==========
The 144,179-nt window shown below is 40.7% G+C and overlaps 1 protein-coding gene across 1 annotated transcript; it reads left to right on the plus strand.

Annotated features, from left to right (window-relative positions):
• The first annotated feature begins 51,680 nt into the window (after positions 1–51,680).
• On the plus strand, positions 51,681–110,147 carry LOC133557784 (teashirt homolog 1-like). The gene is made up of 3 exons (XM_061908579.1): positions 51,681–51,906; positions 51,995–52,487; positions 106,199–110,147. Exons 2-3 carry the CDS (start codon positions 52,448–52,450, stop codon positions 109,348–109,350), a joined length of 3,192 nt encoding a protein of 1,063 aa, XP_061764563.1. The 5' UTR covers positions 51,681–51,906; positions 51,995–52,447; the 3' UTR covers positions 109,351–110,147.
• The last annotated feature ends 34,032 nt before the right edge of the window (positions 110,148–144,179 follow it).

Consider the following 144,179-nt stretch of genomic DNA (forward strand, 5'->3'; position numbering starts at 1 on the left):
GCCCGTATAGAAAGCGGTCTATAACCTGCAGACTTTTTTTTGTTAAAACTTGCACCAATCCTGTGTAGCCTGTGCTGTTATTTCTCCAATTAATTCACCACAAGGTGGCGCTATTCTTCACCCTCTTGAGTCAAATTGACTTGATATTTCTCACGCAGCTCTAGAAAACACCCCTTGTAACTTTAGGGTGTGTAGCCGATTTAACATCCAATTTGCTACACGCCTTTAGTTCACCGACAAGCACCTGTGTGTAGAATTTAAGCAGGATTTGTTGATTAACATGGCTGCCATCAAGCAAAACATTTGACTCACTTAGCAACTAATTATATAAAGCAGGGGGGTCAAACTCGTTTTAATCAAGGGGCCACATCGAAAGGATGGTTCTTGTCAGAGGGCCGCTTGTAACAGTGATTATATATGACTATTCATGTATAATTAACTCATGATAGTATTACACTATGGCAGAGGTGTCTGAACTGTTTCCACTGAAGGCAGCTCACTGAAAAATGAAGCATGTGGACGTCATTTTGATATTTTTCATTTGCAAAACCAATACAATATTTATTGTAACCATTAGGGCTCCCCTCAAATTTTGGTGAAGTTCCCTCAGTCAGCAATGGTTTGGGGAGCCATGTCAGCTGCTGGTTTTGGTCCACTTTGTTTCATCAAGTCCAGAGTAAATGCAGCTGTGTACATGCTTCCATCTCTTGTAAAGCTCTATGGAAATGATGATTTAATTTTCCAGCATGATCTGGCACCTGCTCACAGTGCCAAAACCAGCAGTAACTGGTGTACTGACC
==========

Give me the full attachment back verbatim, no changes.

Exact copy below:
The 144,179-nt window shown below is 40.7% G+C and overlaps 1 protein-coding gene across 1 annotated transcript; it reads left to right on the plus strand.

Annotated features, from left to right (window-relative positions):
• The first annotated feature begins 51,680 nt into the window (after positions 1–51,680).
• On the plus strand, positions 51,681–110,147 carry LOC133557784 (teashirt homolog 1-like). The gene is made up of 3 exons (XM_061908579.1): positions 51,681–51,906; positions 51,995–52,487; positions 106,199–110,147. Exons 2-3 carry the CDS (start codon positions 52,448–52,450, stop codon positions 109,348–109,350), a joined length of 3,192 nt encoding a protein of 1,063 aa, XP_061764563.1. The 5' UTR covers positions 51,681–51,906; positions 51,995–52,447; the 3' UTR covers positions 109,351–110,147.
• The last annotated feature ends 34,032 nt before the right edge of the window (positions 110,148–144,179 follow it).

Consider the following 144,179-nt stretch of genomic DNA (forward strand, 5'->3'; position numbering starts at 1 on the left):
GCCCGTATAGAAAGCGGTCTATAACCTGCAGACTTTTTTTTGTTAAAACTTGCACCAATCCTGTGTAGCCTGTGCTGTTATTTCTCCAATTAATTCACCACAAGGTGGCGCTATTCTTCACCCTCTTGAGTCAAATTGACTTGATATTTCTCACGCAGCTCTAGAAAACACCCCTTGTAACTTTAGGGTGTGTAGCCGATTTAACATCCAATTTGCTACACGCCTTTAGTTCACCGACAAGCACCTGTGTGTAGAATTTAAGCAGGATTTGTTGATTAACATGGCTGCCATCAAGCAAAACATTTGACTCACTTAGCAACTAATTATATAAAGCAGGGGGGTCAAACTCGTTTTAATCAAGGGGCCACATCGAAAGGATGGTTCTTGTCAGAGGGCCGCTTGTAACAGTGATTATATATGACTATTCATGTATAATTAACTCATGATAGTATTACACTATGGCAGAGGTGTCTGAACTGTTTCCACTGAAGGCAGCTCACTGAAAAATGAAGCATGTGGACGTCATTTTGATATTTTTCATTTGCAAAACCAATACAATATTTATTGTAACCATTAGGGCTCCCCTCAAATTTTGGTGAAGTTCCCTCAGTCAGCAATGGTTTGGGGAGCCATGTCAGCTGCTGGTTTTGGTCCACTTTGTTTCATCAAGTCCAGAGTAAATGCAGCTGTGTACATGCTTCCATCTCTTGTAAAGCTCTATGGAAATGATGATTTAATTTTCCAGCATGATCTGGCACCTGCTCACAGTGCCAAAACCAGCAGTAACTGGTGTACTGACC